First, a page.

Flathead can be found commonly within bays and estuaries.
Often laying in wait for food along drop-offs, weed beds and gutters.
Sandy flat areas can produce good flathead catches too.
So an outgoing tide is often best for flathead fishing.
You may improve your results on flathead by keeping your bait or lure slowly moving across the bottom.
I have found a running sinker to work better with flathead than a paternoster rig*.
But it depends largely on the environment and how the fish are reacting to bait presentation.
There are several ways of approaching these structures. Like all fishing, it’s important to first get the lay of the land, as it were.
I strongly recommend you use a tool like Google Maps satellite images for the location you intend to fish. Studying that will show you features in the water, off the pier, breakwater etc.
My #1 flathead fishing tip is to learn as much as you can about the flathead species.
That’s what this article aims to get you started on doing. It links to other flathead articles on the Getfished website so you can drill down and get even more information.
Then use these things to our advantage!
I talk more about this issue about how understanding the factors of patience in flathead fishing, sight vibration and smell and flathead and why you should look for where baitfish gather when fishing for flathead.
Plus what I view as the most important thing of all when fishing for flathead and that is: If You Are Fishing For Flathead Then Focus Entirely On Catching Flathead!
Why’s that important? Because trying to “catch any fish” more often results in doughnuts. That’s to say no fish at all. Than, if you focus on a single species. Do all the right things to catch that single species any other species becomes a by-catch bonus!
Like all fish species, the flathead family have certain quirks. Patterns that we can learn to help predict flathead behaviour.
One of the most obvious flathead behavioural indicators we have is the shape of the fish.
The outline of the entire body, from head to the base of the tail is basically flat. In fish, this is a pretty sure sign the species lays flat on the bottom. The bulbous frog-like eyes of flathead also indicate they stare upwards and possibly bury themselves in the sand or mud.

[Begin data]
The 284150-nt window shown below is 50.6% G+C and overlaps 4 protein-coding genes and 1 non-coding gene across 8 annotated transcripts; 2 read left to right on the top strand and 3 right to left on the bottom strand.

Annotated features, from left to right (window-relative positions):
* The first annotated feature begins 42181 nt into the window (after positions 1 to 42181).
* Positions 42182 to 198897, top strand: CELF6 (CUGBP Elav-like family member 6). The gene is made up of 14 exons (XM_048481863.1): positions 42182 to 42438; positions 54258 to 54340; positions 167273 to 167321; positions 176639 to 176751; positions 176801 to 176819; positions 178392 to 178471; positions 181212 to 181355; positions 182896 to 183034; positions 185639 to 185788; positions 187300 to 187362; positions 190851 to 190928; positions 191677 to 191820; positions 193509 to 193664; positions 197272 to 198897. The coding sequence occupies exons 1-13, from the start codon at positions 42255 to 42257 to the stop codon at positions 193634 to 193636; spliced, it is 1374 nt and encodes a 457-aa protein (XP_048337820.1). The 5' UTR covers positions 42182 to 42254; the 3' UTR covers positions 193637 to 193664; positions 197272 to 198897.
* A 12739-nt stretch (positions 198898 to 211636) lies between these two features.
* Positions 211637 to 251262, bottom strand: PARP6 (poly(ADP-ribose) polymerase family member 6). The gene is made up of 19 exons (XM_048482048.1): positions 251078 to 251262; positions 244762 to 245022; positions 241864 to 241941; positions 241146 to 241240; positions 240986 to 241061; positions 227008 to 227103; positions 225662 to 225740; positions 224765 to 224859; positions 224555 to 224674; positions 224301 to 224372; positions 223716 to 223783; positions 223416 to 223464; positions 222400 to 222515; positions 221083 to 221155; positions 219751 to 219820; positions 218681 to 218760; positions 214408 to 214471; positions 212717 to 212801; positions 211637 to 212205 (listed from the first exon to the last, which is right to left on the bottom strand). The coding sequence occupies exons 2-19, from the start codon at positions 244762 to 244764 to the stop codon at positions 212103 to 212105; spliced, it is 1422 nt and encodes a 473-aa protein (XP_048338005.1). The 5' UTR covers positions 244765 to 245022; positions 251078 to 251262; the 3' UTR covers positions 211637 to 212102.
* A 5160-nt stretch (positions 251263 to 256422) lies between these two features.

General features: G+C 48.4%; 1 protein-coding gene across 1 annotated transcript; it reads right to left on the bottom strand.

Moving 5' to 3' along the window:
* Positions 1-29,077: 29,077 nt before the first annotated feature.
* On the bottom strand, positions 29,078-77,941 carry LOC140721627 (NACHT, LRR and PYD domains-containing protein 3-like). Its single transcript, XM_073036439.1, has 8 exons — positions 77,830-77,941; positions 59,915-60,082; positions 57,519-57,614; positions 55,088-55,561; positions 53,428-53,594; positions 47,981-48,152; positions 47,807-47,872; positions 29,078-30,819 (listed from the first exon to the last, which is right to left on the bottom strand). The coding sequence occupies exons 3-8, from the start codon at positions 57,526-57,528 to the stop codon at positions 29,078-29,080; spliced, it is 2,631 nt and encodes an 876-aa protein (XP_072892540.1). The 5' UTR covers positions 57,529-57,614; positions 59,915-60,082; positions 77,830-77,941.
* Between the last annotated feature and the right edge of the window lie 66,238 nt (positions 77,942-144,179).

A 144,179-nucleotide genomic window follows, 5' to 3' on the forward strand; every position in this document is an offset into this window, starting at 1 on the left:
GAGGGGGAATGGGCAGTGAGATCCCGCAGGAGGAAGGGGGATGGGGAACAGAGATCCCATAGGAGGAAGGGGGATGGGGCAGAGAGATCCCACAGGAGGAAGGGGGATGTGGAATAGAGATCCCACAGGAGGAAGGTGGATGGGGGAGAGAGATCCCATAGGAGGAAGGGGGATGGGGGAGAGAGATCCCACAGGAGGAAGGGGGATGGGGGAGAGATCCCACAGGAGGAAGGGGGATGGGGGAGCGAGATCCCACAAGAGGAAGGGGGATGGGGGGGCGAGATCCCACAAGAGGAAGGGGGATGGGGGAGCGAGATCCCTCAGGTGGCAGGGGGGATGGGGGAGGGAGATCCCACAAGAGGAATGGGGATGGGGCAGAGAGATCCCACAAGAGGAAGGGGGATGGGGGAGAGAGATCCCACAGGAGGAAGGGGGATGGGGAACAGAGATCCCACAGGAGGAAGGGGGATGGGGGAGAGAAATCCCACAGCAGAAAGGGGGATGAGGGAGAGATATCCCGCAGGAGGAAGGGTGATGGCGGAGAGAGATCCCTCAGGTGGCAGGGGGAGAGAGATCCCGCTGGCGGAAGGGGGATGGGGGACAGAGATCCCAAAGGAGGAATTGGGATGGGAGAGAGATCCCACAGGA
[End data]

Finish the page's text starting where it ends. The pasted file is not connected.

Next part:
Of course, we know that these are more than just indicators. These are the things flathead do more often than anything else.
But it also tells us flathead are ambush predators. This is important information. It’s important because ambush predators generally display several very important behaviours.
Check my Flathead Fishing Tips article here for more information.
For most land-based fishos catching flathead off piers is probably the most prevalent method tried. After that would come beaches followed by flathead from rock walls and breakwaters.
Not all piers are ideal for flathead fishing. So I’d certainly recommend you take a look at Google Satellite maps or Google Earth before heading out to a pier.
In particular look for sandbars, holes and areas around reefs. These are the places flathead are likely to be found. Also mudflats.
if there’s a ton of weed then you may find fewer flathead. Though there will probably be many other species of fish to consider.
You can take a look at some of my own suggestion in my Catching Flathead Off Piers article here.
Catching flathead from beaches is probably the next most likely method tried by land-based fishos.
There are a number of things you can take into account to improve your success rate. These include:
I’m a huge fan of berley.
Er – because it works. Right?
No. It really does work.
But did you know on a beach – and this can be applied on a pier or in an estuary too – the direction of the current is vital to how effective your berley will work?